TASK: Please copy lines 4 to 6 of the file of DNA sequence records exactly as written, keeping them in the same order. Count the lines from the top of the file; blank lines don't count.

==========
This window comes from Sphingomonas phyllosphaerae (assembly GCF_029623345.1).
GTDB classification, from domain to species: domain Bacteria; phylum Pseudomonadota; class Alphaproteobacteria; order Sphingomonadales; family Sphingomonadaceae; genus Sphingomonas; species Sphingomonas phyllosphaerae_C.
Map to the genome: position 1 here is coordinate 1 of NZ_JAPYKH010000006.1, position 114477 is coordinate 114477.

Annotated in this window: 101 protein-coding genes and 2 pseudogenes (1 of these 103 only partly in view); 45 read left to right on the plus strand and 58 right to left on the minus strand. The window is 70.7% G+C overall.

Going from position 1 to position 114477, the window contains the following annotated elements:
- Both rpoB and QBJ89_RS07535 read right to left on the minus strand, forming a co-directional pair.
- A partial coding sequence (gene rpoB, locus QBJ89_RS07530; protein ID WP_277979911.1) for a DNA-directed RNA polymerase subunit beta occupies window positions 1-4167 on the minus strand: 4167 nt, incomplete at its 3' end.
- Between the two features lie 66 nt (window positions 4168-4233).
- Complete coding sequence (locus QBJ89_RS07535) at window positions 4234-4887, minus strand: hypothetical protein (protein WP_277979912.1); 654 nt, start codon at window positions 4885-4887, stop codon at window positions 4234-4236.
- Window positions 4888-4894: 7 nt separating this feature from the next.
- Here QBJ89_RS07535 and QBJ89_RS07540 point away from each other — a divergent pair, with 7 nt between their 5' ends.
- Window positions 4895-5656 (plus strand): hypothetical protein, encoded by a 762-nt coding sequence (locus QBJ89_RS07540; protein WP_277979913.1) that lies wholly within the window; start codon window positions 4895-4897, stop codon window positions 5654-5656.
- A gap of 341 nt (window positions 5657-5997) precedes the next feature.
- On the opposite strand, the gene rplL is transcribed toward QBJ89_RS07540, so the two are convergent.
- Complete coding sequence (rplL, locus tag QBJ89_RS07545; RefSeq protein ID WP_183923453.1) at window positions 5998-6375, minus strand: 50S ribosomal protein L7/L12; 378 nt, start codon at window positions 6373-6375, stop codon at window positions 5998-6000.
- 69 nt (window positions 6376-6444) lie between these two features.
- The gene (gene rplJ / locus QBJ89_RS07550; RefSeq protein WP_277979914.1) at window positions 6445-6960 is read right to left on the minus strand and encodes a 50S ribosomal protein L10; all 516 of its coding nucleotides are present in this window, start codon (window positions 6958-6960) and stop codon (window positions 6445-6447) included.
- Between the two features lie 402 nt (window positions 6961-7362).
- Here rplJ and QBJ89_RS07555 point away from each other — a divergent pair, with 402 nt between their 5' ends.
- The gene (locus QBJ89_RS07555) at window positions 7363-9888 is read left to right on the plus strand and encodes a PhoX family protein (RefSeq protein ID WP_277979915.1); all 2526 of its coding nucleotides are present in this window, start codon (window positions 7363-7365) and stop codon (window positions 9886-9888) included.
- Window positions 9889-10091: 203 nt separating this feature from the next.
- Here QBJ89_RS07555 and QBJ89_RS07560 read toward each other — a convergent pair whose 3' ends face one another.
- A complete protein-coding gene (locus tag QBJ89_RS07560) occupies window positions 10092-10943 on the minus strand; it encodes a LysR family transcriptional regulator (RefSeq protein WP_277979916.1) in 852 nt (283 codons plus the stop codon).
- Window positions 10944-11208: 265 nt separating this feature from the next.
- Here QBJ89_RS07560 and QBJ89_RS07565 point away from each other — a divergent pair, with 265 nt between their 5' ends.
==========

Annotated in this window: 101 protein-coding genes and 2 pseudogenes (1 of these 103 only partly in view); 45 read left to right on the plus strand and 58 right to left on the minus strand. The window is 70.7% G+C overall.

Going from position 1 to position 114477, the window contains the following annotated elements:
- Both rpoB and QBJ89_RS07535 read right to left on the minus strand, forming a co-directional pair.